Please, let us look at what our own religion teaches about children at the Mosque. Here is just one of many hadeeth (authentic narrations) which show the early presence of young children playing at the Mosque. "During the prayer, the Prophet (PBUH) performed a very long prostration, so I raised my head and there was the child, on the back of the Messenger of Allah (PBUH), who was in prostration. I then returned to my prostration. When the Messenger of Allah (PBUH) had offered the prayer, the people said: 'O Messenger of Allah! In the middle of your prayer, you performed prostration and lengthened it so much that we thought either something had happened or that you were receiving revelation!' He said: 'Neither was the case. Actually, my son made me his mount, and I did not want to hurry him until he had satisfied his wish.'" (Reported by Nasaa'i, Ibn Asaakir, and Haakim) Are we more deserving than the Prophet (PBUH) of a silent, serene, child free Mosque visit?
When people are going to a communal place of worship, they should remember just that, it's communal! As Muslims we should not strive to make others feel unwelcome in the Mosque. If kushu (concentration) is an issue for someone than that is something they have to work on. Our kushu is our own responsibility, we cannot blame others for losing our focus in prayer and there are many articles devoted to providing tips for maintaining concentration in prayer. If someone's kushu is broken so easily, then maybe it would be better for them to stay home in the peace and quiet of their own home. As a parent I don't feel a child laughing or playing among each other disturbs the peace. The Mosque is and should remain a place for families, those with and without children, young and old. Of course parents need to teach their children to lower their voices and to not get overly excited, however others (especially those without children) need to realize that children are constantly learning and cannot be expected to be like robots or immobile, silent fixtures. Let us remember children are also learning how people act and treat them at the Mosque. If someone facilitates a child's attachment to the Mosque, they share in the reward of their future good deeds. I would not want to be in the shoes of those who prevent children from becoming attached to the Mosque and may be part of the cause of them refusing to go when they become older. It is very unrealistic to tell young children the Mosque is not a place for them and to make them feel unwelcomed then expect them to want to go once they hit a certain age. Fundraising activities for Mosques may also be dampened if families are made to feel that they and their children are unwelcome. Arguably some Mosques in Ottawa are worse than others when it comes to being unwelcoming to children.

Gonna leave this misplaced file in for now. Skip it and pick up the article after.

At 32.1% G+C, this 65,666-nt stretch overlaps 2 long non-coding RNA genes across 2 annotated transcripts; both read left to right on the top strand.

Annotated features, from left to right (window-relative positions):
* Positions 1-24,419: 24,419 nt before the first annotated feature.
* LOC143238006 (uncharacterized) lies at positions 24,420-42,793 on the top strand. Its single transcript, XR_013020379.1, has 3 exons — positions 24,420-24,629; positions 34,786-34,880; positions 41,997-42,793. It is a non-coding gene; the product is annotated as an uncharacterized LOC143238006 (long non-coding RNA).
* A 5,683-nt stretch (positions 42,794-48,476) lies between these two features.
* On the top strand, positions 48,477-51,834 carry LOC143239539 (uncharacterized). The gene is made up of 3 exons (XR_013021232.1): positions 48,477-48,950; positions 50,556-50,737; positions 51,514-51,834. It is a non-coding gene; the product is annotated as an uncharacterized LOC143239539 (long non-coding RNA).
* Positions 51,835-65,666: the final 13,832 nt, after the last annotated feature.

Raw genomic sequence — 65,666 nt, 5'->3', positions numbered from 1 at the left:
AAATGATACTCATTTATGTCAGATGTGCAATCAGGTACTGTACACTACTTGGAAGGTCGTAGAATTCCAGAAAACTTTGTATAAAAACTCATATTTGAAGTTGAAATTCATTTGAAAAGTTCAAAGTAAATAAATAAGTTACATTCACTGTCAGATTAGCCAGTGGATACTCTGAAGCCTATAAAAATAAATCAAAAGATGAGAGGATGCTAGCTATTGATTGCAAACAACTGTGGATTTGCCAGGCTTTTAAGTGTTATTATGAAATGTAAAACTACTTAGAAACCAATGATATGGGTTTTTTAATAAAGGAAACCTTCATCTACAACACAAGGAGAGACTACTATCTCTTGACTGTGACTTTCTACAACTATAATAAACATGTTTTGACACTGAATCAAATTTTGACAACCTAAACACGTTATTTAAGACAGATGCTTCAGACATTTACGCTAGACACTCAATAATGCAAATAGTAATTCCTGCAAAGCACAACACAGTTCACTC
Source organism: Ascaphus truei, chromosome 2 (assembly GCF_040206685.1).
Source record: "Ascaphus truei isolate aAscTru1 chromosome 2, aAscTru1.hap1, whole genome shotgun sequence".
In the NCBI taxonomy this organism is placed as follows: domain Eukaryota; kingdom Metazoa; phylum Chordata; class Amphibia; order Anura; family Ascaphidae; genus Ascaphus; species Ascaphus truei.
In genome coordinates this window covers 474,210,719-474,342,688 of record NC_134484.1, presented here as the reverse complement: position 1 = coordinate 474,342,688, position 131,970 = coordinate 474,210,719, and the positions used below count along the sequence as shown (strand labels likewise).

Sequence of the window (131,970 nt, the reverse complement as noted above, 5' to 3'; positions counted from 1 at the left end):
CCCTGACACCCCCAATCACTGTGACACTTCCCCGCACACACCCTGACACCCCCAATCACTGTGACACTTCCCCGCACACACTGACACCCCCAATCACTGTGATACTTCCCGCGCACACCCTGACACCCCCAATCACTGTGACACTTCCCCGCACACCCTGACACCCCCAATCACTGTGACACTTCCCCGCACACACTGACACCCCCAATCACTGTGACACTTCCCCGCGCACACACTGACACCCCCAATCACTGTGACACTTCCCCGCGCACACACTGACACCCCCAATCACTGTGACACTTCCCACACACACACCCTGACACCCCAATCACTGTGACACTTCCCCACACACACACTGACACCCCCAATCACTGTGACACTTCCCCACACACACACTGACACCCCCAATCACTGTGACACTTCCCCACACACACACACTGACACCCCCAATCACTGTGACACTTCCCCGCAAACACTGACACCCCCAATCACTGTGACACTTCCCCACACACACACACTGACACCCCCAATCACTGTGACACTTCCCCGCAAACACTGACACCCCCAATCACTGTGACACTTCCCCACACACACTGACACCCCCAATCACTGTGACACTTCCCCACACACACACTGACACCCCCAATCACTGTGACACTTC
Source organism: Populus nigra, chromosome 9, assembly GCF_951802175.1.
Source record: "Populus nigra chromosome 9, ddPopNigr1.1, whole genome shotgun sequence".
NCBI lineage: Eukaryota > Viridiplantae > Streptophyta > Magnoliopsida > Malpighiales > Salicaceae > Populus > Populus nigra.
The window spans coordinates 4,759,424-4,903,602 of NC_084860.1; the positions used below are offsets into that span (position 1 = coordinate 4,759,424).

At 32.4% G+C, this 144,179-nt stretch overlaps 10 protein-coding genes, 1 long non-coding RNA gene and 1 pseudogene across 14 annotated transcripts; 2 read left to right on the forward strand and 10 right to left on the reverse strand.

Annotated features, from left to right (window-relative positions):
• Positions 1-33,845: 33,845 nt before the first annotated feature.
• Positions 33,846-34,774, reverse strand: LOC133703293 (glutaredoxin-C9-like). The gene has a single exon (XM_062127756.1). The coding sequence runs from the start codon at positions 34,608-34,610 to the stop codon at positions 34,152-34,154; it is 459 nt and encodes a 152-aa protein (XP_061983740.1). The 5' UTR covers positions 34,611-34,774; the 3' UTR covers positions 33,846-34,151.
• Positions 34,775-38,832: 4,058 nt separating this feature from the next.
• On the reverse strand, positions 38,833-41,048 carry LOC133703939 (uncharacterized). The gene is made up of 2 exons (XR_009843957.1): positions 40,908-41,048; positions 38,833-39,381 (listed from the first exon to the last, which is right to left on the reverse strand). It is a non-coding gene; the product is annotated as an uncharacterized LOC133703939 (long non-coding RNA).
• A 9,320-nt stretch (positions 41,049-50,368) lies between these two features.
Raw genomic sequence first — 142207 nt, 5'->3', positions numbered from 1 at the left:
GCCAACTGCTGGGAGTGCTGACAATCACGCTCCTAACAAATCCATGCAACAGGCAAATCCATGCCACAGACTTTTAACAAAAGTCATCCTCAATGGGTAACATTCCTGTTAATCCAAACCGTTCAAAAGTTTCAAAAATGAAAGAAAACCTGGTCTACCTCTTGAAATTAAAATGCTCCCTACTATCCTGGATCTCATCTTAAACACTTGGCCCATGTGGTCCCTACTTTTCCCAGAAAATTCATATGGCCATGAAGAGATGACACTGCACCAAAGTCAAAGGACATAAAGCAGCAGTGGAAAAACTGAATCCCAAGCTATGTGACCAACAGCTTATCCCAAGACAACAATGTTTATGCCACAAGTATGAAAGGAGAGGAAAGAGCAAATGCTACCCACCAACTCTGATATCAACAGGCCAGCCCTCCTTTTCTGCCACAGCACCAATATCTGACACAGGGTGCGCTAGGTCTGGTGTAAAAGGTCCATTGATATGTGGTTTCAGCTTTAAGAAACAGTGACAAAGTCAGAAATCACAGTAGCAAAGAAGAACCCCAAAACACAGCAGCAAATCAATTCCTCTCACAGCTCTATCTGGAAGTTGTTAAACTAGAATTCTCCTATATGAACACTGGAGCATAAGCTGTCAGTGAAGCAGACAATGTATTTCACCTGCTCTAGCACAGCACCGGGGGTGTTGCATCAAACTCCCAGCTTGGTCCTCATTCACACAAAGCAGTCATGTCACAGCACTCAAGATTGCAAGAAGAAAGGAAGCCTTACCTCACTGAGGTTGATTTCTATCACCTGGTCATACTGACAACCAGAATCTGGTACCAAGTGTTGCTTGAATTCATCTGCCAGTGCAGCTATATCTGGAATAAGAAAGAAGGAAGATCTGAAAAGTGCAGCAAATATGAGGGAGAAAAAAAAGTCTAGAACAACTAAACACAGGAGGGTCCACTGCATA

Finally this article fails to admonish those who treat children harshly at the Mosque. Some children have been hit, had their things taken and blankly been told to leave. A final question: What's next? We need not look too far at other countries that are presently preventing women from going to the Mosques. Both of these exclusive efforts may be with the best of intentions but are not grounded in the Islamic faith and in fact contradict it.
Sincerely and Seriously Concerned Parent, A'isha Pitre